A group of nearly a dozen local nonprofit organizations, school districts, labor groups, and county departments are collaborating in February to celebrate Black History Month.

The theme of the celebration, taken from the national theme, is Black Resistance, which recognizes the struggles, determination, triumphs, and resiliency of Black Americans.

Participating in the celebration are the Santa Maria-Lompoc National Association of the Advancement of Colored People (NAACP), city of Santa Maria Public Library, The Fund For Santa Barbara, county of Santa Barbara, United Domestic Workers, Central Coast Labor Council, Santa Maria Bonita School District, Santa Maria Joint Union High School, Fighting Back Santa Maria Valley, Collective Cultures Creating Change Lompoc, and Santa Barbara County Behavioral Wellness.

The celebrations began Feb. 10 with a mental health panel addressing the topic Breaking the Stigma on Mental Illness. The panel was led by Santa Barbara County Behavioral Wellness, Project Heal of Santa Barbara County, and the NAACP.

Celebrations continue with programs at 2 p.m. Saturday, Feb. 18 on the plaza at Santa Maria Public Library, 421 S. McClelland; and 2 p.m. Sunday, Feb. 19 at Lompoc Public Library, Grossman Gallery, 501 E. North Ave.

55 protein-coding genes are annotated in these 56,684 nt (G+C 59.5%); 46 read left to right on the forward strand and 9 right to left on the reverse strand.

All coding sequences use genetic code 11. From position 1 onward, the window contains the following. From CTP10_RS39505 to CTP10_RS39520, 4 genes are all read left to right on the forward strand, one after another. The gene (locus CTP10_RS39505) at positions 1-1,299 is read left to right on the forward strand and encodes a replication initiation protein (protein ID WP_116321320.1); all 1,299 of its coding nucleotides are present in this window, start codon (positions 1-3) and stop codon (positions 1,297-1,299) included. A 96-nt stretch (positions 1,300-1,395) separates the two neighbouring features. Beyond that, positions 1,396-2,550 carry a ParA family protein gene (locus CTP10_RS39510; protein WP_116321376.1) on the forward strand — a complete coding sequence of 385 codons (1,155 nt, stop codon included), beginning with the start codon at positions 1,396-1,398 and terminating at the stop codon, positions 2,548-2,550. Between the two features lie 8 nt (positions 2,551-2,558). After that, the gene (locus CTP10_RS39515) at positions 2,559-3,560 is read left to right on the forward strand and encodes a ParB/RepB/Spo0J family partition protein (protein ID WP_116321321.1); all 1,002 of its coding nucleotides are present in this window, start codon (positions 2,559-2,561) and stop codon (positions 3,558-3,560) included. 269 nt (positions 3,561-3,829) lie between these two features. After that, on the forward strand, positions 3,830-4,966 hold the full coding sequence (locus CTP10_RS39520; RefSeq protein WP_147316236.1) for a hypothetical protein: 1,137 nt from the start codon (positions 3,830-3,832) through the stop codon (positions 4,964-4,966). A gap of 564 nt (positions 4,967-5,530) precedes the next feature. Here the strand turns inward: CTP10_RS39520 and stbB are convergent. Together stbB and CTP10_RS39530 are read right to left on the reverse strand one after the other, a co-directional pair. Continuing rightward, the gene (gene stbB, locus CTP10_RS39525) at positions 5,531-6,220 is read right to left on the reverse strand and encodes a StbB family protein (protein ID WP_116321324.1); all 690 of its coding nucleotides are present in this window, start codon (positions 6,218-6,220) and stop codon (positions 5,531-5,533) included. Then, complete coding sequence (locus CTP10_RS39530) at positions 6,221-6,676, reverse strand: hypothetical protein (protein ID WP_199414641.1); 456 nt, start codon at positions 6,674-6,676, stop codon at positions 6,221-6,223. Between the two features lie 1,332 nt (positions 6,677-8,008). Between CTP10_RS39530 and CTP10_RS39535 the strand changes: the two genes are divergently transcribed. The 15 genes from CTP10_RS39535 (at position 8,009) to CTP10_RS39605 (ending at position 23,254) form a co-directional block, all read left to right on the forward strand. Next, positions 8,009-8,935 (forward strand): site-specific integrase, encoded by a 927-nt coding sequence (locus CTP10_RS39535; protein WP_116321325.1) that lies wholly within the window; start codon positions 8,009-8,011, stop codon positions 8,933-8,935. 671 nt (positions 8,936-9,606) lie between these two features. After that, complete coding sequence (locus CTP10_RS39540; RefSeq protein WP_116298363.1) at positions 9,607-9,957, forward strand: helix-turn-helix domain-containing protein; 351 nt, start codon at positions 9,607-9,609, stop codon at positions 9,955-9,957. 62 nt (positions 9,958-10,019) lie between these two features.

There will be assemblies at two middle schools in Lompoc, and the final celebration will take place 11 a.m.-5 p.m. Saturday, Feb. 25 at Pioneer Park, 1150 W. Foster Road, Santa Maria.

David N. Moore, pastor of the Beloved Community Church, Santa Barbara, will be the keynote speaker. The celebrations will feature music and dance from various groups/individuals in the Santa Maria/Guadalupe area and Santa Ynez Valley.

Invited government leaders include U.S. Rep. Salud Carbajal, state Sen.
Monique Limon, Assemblymember Gregg Hart, Supervisors Steve Lavagnino, Joan Hartman and Bob Nelson, Mayors Alice Patino and Jenelle Osborne, Councilmembers Mike Cordero and Jeremy Ball.

Black History Month, which is observed every February, began in 1926 when Dr. Carter G. Woodson, “was disturbed to find in his studies that history largely ignored the black American population-and when blacks did figure into the picture, it was generally in ways that reflected the inferior social position they were assigned at the time.”

February was chosen to coincide with the birthdays of the nation’s 16th President Abraham Lincoln on Feb. 12; and abolitionist Frederick Douglass, a self-liberated slave, on Feb. 14.

All events are free to attend, with the exception of the middle schools assemblies. However, all attendees wishing to receive a free meal must contact NAACP President Lawanda Lyons-Pruitt, 805-448-7869, by Feb. 21, to reserve a meal.

Those with disabilities requiring assistance or needing more information should contact Lyons-Pruitt.

Portions of the celebrations were made possible with grant funding from The Fund For Santa Barbara and the county of Santa Barbara Racial Equity Fund.